GUANGZHOU, CHINA – AUG 2. 2015:NBA basketball player Bryant Kobe of Los Angeles Lakers makes faces during a promotional event at a store in Guangzhou. (Shutterstock)
By Andrea Peyser, NY Post
Kobe Bryant, star athlete, adored husband, beloved superdad, was no rapist. That should be the end of it. Nothing to see here. Sadly, in this #MeToo era, it isn’t.
So many people who don’t know what they’re talking about have been mewling lately about the “tarnished legacy’’ of the NBA superstar, who died tragically in a helicopter crash along with his 13-year-old daughter, Gianna, and seven other people on Jan. 26.
Leading the pack was CBS broadcaster Gayle King, who pointedly asked former women’s basketball player Lisa Leslie in an interview if being loyal to Bryant is “complicated for you as a woman, as a WNBA player?”
Leslie told King forcefully that it was not. “I just never, have ever seen him being the kind of person that would do something to violate a woman or be aggressive in that way,’’ she said.
But King pressed on, suggesting that Leslie may have overlooked questionable behavior because she was Bryant’s friend. She should have let it go.
Instead, King and others in the media continued harping on a long-ago sexual assault allegation against Bryant, which led to no prosecution, no professional penalty and no divorce.
I attended the case’s 2003 preliminary hearing in Eagle, Colorado — a kind of mini-trial to determine if there is to be a real one. I traveled to the altitude sickness-inducing town 6,000 feet above sea level expecting to see Bryant presented as a spoiled testosterone case who didn’t understand the meaning of “no.”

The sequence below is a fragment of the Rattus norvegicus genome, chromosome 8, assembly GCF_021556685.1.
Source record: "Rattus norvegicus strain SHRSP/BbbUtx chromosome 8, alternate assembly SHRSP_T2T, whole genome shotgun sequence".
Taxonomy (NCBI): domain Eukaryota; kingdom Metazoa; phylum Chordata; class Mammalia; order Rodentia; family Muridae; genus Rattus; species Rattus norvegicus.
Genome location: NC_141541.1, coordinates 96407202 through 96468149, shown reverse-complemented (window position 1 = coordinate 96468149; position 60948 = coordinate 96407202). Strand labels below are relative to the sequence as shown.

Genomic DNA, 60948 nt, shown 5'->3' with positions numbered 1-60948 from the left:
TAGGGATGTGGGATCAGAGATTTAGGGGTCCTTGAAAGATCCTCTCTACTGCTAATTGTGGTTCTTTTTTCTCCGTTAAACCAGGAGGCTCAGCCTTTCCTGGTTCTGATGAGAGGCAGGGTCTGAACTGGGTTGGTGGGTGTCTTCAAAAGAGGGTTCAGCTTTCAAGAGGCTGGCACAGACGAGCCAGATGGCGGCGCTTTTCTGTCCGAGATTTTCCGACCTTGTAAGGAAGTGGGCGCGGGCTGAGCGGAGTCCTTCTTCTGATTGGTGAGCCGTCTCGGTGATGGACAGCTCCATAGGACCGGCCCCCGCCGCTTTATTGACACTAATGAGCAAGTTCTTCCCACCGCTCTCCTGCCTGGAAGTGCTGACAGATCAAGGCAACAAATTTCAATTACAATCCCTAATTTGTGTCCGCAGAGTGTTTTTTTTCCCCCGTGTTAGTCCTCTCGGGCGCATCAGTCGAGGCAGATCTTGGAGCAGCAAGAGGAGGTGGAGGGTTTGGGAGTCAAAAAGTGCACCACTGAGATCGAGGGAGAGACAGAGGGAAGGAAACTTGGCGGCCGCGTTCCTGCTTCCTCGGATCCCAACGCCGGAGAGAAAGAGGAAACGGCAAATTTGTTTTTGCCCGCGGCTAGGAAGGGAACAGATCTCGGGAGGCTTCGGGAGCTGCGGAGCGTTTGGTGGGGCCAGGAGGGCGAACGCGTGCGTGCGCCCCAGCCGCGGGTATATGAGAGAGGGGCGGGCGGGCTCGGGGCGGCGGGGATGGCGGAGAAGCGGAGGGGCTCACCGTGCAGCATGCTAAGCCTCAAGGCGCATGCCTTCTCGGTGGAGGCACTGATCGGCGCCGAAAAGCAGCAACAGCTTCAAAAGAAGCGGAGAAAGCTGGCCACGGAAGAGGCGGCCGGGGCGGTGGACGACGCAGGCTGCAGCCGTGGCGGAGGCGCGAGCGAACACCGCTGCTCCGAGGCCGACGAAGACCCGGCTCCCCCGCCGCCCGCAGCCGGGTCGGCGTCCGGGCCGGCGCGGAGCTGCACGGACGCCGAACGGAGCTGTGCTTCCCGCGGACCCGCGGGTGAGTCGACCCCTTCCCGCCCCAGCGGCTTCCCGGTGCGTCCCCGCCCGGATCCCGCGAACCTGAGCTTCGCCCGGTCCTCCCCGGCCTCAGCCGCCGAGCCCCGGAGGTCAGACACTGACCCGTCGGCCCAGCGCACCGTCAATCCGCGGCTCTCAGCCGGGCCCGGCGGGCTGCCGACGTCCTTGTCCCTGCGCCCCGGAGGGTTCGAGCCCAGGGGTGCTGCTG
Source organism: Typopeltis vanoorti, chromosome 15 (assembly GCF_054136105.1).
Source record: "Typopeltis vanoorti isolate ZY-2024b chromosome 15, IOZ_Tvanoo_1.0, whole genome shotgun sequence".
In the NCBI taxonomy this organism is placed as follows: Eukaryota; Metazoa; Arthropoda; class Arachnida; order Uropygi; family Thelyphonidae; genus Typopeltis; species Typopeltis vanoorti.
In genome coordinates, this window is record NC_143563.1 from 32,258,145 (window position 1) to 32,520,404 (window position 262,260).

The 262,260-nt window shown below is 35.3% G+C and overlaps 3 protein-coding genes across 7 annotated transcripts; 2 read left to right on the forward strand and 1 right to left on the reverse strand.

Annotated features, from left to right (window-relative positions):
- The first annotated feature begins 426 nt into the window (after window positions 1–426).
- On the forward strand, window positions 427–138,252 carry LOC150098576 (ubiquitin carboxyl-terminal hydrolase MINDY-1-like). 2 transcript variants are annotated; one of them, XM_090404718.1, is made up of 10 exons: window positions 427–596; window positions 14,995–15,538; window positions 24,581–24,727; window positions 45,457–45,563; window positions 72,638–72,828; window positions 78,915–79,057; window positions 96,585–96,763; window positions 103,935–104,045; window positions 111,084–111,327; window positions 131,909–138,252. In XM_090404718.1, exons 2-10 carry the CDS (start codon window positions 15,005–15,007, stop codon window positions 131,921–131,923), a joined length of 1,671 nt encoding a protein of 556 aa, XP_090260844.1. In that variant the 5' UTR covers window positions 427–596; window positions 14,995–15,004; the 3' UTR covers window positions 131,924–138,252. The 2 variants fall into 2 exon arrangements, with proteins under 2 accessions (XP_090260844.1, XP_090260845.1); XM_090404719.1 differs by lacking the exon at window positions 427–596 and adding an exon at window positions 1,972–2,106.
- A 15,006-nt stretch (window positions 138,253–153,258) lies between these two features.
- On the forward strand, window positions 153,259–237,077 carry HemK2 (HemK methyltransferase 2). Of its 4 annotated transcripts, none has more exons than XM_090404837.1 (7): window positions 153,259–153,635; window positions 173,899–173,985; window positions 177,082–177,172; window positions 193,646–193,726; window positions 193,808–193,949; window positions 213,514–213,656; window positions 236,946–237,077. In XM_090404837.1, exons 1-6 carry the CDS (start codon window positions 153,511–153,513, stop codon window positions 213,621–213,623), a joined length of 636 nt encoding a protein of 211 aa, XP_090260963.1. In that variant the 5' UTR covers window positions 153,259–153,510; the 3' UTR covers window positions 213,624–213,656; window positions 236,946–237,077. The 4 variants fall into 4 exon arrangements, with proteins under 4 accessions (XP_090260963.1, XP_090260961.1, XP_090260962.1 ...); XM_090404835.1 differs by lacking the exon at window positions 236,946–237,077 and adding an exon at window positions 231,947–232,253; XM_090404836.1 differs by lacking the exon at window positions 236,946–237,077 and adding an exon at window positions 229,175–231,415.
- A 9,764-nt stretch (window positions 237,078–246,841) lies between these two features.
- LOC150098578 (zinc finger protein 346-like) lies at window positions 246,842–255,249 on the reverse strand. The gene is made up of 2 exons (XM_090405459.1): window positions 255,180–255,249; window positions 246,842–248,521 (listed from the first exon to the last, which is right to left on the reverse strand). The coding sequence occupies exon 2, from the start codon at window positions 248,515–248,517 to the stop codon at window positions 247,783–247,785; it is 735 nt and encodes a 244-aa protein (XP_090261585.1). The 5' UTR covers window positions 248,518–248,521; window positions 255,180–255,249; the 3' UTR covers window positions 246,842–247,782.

What I found was quite different.
It makes little sense to re-litigate this ugly chapter, but circumstances are making this necessary. At the time she encountered Bryant in the hotel in which she worked, on June 30, 2003, the accuser was 19. Bryant was all of 24, and the married father of an infant.
Soon, we learned more details about the pair’s sexual liaison than we wanted to know. The defense brought up the fact that the accuser had told a friend, excitedly, before getting close to Bryant that she expected the celeb to “put the moves” on her.
She secretly entered Bryant’s hotel room through a back door — so no one would see.
None of this precludes the possibility of sexual assault. However, among the intimate details to emerge in the preliminary hearing was this: Once the pair were having sex — over the back of a chair — the victim felt pain and asked Bryant to stop. And he did.
I don’t know what happened to make the young woman suddenly feel like a victim. Or why, after the case was prepared, she abruptly ended her cooperation with the prosecution. The criminal case against Kobe Bryant was dropped.
He then publicly apologized to the accuser. Not for a rape, but for a misunderstanding.
He concluded with, “Although I truly believe this encounter was consensual, I recognize now that she did not and does not view this incident the same way I did. . . . I now understand she feels that she did not consent to this encounter.”
I think the hoops star’s apology amounted to a classy way to end this mess. That, and the undisclosed sum he paid the woman to prevent a civil suit.
As I see it, this matter was between Bryant and his wife. And she forgave him (reportedly after he presented her with a large diamond).
They remained married and had three more daughters, including basketball-loving Gianna — Gigi — who died with her dad. I would hope we could put this sordid chapter behind us, and remember Kobe Bryant as the good, loyal man he was.
Let the dead rest in peace.
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